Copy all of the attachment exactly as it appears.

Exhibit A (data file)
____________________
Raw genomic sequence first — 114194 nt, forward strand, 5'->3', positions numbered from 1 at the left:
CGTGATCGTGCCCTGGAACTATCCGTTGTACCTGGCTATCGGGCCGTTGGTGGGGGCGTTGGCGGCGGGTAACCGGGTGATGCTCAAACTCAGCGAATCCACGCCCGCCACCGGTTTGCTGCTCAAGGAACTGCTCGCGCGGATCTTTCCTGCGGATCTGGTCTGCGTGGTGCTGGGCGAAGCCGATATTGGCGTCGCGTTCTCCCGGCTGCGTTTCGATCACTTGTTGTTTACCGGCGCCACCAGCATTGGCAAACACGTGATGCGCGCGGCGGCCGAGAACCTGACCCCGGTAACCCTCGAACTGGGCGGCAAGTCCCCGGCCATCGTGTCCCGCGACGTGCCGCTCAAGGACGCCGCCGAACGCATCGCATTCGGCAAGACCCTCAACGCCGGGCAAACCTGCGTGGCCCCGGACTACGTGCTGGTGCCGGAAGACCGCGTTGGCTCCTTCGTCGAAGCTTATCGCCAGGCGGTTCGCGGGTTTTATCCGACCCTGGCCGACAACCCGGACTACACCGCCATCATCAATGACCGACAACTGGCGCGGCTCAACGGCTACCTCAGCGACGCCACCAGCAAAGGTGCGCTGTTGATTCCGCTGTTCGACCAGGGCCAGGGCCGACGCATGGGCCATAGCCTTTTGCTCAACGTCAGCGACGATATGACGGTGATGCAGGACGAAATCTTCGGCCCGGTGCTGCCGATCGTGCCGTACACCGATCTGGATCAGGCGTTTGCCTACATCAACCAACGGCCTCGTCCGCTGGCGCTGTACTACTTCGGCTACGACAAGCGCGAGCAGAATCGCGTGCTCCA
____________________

Raw genomic sequence first — 114194 nt, forward strand, 5'->3', positions numbered from 1 at the left:
CGTGATCGTGCCCTGGAACTATCCGTTGTACCTGGCTATCGGGCCGTTGGTGGGGGCGTTGGCGGCGGGTAACCGGGTGATGCTCAAACTCAGCGAATCCACGCCCGCCACCGGTTTGCTGCTCAAGGAACTGCTCGCGCGGATCTTTCCTGCGGATCTGGTCTGCGTGGTGCTGGGCGAAGCCGATATTGGCGTCGCGTTCTCCCGGCTGCGTTTCGATCACTTGTTGTTTACCGGCGCCACCAGCATTGGCAAACACGTGATGCGCGCGGCGGCCGAGAACCTGACCCCGGTAACCCTCGAACTGGGCGGCAAGTCCCCGGCCATCGTGTCCCGCGACGTGCCGCTCAAGGACGCCGCCGAACGCATCGCATTCGGCAAGACCCTCAACGCCGGGCAAACCTGCGTGGCCCCGGACTACGTGCTGGTGCCGGAAGACCGCGTTGGCTCCTTCGTCGAAGCTTATCGCCAGGCGGTTCGCGGGTTTTATCCGACCCTGGCCGACAACCCGGACTACACCGCCATCATCAATGACCGACAACTGGCGCGGCTCAACGGCTACCTCAGCGACGCCACCAGCAAAGGTGCGCTGTTGATTCCGCTGTTCGACCAGGGCCAGGGCCGACGCATGGGCCATAGCCTTTTGCTCAACGTCAGCGACGATATGACGGTGATGCAGGACGAAATCTTCGGCCCGGTGCTGCCGATCGTGCCGTACACCGATCTGGATCAGGCGTTTGCCTACATCAACCAACGGCCTCGTCCGCTGGCGCTGTACTACTTCGGCTACGACAAGCGCGAGCAGAATCGCGTGCTCCA